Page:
So, here what we do is we calculate the value of relu between -10 to +10 at hundred samples. So, we actually sampled hundred points in the range between -10 to +10 and we calculated the value of relu and plotted it over here. So, we have the value x on the x axis and relu on the y axis. So, you can see that relu outputs 0 for the negative numbers and it outputs the positive number as it is so we have a 45 degree line after 0.

In the same manner you also visualize the sigmoid activation function by sampling hundred points between -10 to +10 and we calculated sigmoid function for each of these points. So, sigmoid squashes the input between 0 to 1, as we go away from zero in the positive direction sigmoid tends to give 1 and as we go to the left of 0 in the negative direction.

The sigmoid becomes closer and closer to 0. Now, note that relu and tensor additions are both element wise operations and can be parallelized. You will find vectorized implementation of these operations in deep neural network, that helps us to speed up the competitions. The vectorized implementation exploits the parallelization note that relu and tensor additions are both element wise operations and hence can be parallelized.

The vectorized implementations exploit it is characteristics for efficiency of competitions. So, imagine a situation where we have to add two matrix which are not compatible in terms of the shapes, so this is where broadcasting helps us. In broadcasting we perform two steps, so that two matrices become compatible in their shapes we first start axes in the smaller tensor to match the dimension of the larger tensor these axes are called as broadcast axes.

The smaller tensor is then repeated alongside these new axis to match the full shape of the larger tensor. Let us take a concrete example let us say we have two tensors x_1 and x_2. x_1 has shape of 32 by 10. Whereas, x_ 2 has a shape of 10, so the first tensor is a matrix and the second tensor is a vector. So, what we do is we will first expand the dimension of the second matrix along the zeroth axis.

So, this will make sure that we have the same number of the same number of components on the zeroth axis and after that what we do is we repeat the x_ 2 tensor 32 times along the zeroth axis. So, that the shape of x2 becomes fully compatible with the shape of x1. Let us look at the shapes of tensors that are involved here shape of x underscore 1 is 32 by 10 the original shape of x_ 2 was 10.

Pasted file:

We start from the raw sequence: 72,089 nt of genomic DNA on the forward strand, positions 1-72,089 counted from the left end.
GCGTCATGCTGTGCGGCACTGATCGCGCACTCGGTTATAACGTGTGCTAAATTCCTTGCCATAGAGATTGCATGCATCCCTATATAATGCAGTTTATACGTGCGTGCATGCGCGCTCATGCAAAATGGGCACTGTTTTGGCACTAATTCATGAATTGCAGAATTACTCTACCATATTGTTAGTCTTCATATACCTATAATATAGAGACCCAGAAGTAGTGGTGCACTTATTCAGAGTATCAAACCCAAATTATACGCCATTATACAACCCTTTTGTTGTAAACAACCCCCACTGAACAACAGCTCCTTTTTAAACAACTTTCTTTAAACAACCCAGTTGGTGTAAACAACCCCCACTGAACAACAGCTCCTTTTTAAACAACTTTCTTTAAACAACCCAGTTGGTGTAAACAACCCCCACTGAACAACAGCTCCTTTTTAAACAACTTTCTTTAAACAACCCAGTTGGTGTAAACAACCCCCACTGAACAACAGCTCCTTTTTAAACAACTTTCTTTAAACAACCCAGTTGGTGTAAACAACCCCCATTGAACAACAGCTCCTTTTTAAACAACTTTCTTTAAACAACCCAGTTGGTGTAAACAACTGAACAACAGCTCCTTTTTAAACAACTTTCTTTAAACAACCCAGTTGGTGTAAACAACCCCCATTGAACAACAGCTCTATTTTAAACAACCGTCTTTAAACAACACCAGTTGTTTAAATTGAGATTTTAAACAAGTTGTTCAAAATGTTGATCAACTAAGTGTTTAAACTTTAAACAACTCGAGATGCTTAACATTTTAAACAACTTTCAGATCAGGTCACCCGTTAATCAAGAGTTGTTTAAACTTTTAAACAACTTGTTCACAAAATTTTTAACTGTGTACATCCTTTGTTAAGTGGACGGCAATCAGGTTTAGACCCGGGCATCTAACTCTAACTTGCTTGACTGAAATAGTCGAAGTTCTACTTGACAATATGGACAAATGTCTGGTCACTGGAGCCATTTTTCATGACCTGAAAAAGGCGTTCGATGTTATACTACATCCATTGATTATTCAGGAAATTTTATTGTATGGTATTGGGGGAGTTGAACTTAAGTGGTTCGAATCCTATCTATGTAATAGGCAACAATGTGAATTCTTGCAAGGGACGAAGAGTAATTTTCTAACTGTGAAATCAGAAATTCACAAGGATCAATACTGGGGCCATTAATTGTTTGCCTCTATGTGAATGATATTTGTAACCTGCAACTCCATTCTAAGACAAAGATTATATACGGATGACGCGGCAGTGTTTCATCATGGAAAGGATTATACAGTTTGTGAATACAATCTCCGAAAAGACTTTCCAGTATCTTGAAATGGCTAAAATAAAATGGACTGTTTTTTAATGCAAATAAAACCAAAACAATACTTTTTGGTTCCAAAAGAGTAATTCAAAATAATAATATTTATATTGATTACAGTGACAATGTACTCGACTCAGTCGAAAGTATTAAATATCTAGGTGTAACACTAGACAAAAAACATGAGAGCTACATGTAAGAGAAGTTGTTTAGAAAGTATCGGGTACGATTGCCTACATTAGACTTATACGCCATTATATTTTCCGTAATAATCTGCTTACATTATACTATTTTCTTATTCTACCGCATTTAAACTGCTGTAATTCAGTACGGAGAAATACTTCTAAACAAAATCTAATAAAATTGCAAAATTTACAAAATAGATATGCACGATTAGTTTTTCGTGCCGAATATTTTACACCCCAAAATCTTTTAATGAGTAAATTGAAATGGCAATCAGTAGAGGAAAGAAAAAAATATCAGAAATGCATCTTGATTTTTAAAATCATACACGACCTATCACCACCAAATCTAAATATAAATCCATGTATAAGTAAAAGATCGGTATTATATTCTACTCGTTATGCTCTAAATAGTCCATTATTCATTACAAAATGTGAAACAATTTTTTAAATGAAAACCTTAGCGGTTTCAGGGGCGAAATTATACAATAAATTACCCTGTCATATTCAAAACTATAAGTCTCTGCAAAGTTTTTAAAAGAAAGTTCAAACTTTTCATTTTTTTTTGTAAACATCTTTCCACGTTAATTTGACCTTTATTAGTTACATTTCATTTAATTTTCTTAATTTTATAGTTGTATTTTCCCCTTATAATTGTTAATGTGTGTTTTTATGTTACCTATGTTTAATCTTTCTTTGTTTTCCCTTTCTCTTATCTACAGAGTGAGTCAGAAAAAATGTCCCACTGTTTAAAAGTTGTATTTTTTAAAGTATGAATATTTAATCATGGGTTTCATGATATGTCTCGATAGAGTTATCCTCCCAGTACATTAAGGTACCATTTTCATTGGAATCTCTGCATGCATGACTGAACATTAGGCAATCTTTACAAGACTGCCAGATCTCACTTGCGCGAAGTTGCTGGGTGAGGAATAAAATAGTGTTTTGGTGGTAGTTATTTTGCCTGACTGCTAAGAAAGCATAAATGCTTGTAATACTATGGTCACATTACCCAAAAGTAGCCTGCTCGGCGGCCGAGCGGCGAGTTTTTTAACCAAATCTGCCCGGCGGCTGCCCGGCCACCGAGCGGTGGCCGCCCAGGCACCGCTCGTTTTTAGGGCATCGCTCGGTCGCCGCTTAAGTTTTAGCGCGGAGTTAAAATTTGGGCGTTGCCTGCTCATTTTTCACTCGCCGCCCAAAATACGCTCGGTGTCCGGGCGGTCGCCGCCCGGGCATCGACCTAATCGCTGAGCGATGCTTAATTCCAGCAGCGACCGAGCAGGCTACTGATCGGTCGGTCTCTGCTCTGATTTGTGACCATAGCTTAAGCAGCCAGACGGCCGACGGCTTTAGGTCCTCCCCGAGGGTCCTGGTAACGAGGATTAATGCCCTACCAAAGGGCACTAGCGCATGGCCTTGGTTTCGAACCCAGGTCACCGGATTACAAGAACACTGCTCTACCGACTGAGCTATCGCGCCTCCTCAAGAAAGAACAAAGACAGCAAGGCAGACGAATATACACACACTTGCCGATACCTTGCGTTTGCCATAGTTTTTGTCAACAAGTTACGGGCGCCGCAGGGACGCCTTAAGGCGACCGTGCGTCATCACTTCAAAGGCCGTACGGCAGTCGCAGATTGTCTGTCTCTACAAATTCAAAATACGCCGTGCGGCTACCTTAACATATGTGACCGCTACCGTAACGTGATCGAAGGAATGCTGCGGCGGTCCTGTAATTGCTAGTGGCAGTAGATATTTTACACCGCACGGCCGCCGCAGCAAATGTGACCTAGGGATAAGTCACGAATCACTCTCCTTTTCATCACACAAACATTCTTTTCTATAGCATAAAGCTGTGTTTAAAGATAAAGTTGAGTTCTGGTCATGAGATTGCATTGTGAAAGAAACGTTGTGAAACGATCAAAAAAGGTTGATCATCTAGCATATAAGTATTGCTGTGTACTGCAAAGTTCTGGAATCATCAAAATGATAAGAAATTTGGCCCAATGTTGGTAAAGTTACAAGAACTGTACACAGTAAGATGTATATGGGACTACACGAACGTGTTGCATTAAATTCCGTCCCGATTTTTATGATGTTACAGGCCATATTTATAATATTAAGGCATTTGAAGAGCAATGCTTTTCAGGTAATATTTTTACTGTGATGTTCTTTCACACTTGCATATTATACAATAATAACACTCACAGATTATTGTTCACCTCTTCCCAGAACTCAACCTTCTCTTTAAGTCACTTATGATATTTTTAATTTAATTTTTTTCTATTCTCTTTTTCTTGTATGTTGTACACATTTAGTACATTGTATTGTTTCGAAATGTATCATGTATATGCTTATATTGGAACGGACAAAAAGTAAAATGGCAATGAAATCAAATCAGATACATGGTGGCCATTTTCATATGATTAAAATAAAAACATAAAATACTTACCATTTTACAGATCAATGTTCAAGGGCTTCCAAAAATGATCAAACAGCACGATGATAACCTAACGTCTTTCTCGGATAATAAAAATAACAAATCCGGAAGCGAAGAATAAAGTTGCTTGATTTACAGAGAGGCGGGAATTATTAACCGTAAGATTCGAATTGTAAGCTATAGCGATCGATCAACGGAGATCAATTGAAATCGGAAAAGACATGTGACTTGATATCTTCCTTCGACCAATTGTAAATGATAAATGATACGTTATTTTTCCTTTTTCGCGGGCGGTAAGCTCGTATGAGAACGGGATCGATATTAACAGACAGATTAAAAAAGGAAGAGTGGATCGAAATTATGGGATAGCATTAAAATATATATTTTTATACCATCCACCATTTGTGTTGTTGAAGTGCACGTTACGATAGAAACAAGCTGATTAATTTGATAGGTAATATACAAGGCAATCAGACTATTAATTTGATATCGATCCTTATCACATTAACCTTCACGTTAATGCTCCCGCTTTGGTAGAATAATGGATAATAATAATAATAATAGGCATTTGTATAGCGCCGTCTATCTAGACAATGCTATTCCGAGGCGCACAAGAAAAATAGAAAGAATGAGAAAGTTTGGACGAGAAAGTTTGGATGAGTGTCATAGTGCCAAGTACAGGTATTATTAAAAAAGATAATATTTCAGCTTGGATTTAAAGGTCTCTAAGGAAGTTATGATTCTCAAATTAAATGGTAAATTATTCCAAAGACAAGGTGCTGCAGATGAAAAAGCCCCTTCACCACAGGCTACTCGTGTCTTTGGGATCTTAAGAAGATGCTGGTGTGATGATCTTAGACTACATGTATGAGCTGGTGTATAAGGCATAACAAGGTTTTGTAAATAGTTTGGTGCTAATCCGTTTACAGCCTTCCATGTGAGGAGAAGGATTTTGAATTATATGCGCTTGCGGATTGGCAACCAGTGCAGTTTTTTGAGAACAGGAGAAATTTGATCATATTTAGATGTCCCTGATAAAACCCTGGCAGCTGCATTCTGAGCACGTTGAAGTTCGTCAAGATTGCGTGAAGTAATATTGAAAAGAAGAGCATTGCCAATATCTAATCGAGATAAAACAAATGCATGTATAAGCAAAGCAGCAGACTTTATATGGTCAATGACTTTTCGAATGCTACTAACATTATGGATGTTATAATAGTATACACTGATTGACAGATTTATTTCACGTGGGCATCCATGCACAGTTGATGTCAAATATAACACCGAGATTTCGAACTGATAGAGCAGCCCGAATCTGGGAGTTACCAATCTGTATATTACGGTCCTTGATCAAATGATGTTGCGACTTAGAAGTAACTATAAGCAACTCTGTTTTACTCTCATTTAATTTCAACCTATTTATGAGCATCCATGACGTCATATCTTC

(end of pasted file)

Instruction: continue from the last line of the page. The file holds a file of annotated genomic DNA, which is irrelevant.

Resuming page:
So, x 1 was a 2 D tensor and x 2 was a 1 D tensor. After adding broadcast axis we get a 2 D tensor which shape 1 by 10 and then we broadcast x2 along the broadcast axis to get a shape of 32 by 10. So, essentially you first add broadcast axis and then copied x2 along each of those axis. So, in actual implementation the entries are not repeated, but algorithms implement these operations virtually.

So, numpy implements broadcasting, so if we try to add a 2 D tensor with 1 D tensor numpy automatically does the broadcasting and we can see the shape of the output which will be same as the shape of the 2 D tensor. Let us look at the next operation in a tensor which is reshaping, reshaping is used to rearrange the rows and columns of tensor to match the shape of the target tensor.

The reshape tensor has the same number of elements as the initial tensor, reshaping is mainly used in data preprocessing. So, let us take a concrete let us take a concrete example of tensor. The shape of the tensor is 3 by 2 we are going to reshape it into a tensor of shape 6 by 1. So, to reshaping it to a tensor of size 6 by 1 of shapes 6 by 1 we get the we get a reshape tensor.

Later we reshape this tensor to a target tensor of shape 2 by 3, here what happens is that first three values are copied in the first row and the next three values are copied in the next row. So, this is how we get a (2, 3) 2D tensor. Transposition is a special case of reshaping in transpose rows becomes column and columns becomes rows. So, np.transpose does the transpose of the matrix the origin original shape of the matrix was 300 by 20, after transpose operation it became 20 by 300.

Having studied tensors and key operations on the tensor, let us move on to understand how neural network training is performed. We will first formulate the problem of training in neural network. So, let us take a toy neural network  two inputs one hidden layer with two units and an output layer with a single unit. These are the inputs x 1 and x 2 these are two hidden units they also have bias term. So, the problem of training here is to estimate the weights of each of the units in the neural network. So, this particular unit has three weights the weight corresponding with this connection this connection and to a bias. So, there are three weights for this particular unit, in the same manner there are three weights corresponding to the this particular unit.